What will be the next big financial crisis? What's the biggest misconception about the current crisis? What does the future hold for Apple (Nasdaq: AAPL) and BP (NYSE: BP)? And what does the future hold for the Lebron James brand? I recently asked Roger Lowenstein, a contributing writer for The New York Times and the best-selling author of five books, including Buffett: The Making of an American Capitalist and When Genius Failed. His new book is the The End of Wall Street.

Mac Greer: Roger, let's talk about what you call "the next big crisis," the crisis with public pension funds. How bad is it right now and what does it mean for investors?

Roger Lowenstein: A lot of funds are going to be exhausted in the 10-15 year category. That means that states are already peering over the edge. By "public," obviously we mean funds operated for municipal employees, state employees, for public employees. In Illinois there are funds that are eight to 10 years shy of being exhausted. It probably doesn't mean much for the workers because the states have a legal obligation to fulfill their pension obligations. It means a whole lot for the taxpayers of those states because their taxes are going up and it probably means a lot for the people who get public services. Services are going down, and for investors, I think we have to think about a world of just greater government burdens than we have been accustomed to, higher taxes, what does that mean?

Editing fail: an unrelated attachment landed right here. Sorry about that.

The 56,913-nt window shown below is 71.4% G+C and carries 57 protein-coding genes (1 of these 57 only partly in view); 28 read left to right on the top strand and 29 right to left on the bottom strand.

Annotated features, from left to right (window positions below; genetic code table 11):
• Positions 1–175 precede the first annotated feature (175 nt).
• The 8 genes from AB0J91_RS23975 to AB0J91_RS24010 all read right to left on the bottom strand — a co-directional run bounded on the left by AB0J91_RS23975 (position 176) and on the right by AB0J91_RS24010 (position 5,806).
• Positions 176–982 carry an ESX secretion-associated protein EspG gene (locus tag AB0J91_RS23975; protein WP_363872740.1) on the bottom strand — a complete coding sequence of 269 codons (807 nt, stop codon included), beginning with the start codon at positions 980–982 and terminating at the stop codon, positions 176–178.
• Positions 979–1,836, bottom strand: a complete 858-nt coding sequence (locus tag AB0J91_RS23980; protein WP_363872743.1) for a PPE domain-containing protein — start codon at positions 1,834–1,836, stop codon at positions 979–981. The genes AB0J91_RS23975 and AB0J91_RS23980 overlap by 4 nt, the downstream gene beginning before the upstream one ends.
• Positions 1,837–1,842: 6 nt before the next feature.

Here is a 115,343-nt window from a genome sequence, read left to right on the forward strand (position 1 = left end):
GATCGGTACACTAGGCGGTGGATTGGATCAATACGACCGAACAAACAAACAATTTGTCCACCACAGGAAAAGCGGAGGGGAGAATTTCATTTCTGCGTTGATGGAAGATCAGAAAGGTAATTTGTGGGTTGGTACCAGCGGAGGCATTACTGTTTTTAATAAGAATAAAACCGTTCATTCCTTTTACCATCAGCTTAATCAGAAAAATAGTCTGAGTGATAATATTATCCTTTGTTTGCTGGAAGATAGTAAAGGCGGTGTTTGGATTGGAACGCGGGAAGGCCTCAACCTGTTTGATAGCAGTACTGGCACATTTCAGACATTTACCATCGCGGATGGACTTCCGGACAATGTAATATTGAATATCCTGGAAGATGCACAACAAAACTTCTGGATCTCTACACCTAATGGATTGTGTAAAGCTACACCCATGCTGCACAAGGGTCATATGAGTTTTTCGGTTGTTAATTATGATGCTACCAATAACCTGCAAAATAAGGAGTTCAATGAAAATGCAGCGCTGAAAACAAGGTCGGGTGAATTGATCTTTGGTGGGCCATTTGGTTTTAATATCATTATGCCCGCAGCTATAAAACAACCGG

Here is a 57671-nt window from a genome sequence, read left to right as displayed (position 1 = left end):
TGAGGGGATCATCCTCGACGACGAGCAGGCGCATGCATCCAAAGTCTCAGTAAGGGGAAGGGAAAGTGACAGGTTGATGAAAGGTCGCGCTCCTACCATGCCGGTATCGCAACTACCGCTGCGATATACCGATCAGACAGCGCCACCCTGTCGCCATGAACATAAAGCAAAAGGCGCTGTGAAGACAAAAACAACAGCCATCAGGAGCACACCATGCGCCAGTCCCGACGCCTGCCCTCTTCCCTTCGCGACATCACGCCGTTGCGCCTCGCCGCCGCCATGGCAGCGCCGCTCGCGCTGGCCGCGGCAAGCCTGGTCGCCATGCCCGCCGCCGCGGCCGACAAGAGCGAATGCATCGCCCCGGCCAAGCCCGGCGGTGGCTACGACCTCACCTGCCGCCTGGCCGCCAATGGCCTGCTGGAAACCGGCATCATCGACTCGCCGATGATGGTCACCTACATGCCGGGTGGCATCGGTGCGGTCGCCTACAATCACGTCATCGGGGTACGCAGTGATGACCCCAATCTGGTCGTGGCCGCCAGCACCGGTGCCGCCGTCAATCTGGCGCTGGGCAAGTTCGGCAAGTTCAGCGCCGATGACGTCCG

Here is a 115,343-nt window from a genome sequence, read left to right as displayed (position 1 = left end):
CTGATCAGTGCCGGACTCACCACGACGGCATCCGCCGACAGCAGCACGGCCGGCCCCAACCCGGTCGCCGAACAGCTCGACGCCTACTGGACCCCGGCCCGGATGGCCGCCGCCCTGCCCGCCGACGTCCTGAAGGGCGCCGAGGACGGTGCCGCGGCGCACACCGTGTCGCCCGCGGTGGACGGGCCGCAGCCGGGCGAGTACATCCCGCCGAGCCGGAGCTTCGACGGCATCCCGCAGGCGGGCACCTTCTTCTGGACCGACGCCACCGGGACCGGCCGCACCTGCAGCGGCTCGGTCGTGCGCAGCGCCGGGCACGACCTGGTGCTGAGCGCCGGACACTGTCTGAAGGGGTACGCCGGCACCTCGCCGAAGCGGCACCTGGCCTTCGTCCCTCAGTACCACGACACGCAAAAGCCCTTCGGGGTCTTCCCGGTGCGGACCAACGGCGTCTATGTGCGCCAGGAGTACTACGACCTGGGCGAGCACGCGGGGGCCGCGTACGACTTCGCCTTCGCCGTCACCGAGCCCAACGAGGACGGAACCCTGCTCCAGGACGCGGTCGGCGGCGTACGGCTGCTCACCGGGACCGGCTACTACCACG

We talked in the beginning about the 70s. I think slower growth; ultimately I think higher interest rates because of all that government borrowing. You won't see that now with the economy so slow, but just when government has to take out more of the pie, there is less for private sector growth, and government has been promising a big piece of the pie over the last any number of decades, but hasn't been paying for it. So now, government has got to go to the private sector and say, "OK, we want our slice." There are just some periods that are not as rosy as others and the 70s were one and it would seem that we are at the beginning of another one like that now.

Greer: When people talk about the financial crisis today, what are they missing? What is the part of that story that you think still hasn't gotten enough coverage or attention?

Lowenstein: Well I think that there has been so much talk about various causes that maybe the basic cause has been obscured. Yes, there were government mistakes, but the basic cause was there was a tremendous bubble in home mortgage lending, meaning just tremendous, be foolish and indefensible lending policies by home mortgage companies, and that was multiplied, the effects of that were multiplied by leverage on Wall Street, by the Wall Street banks. You had speculation in assets and you had excess leverage.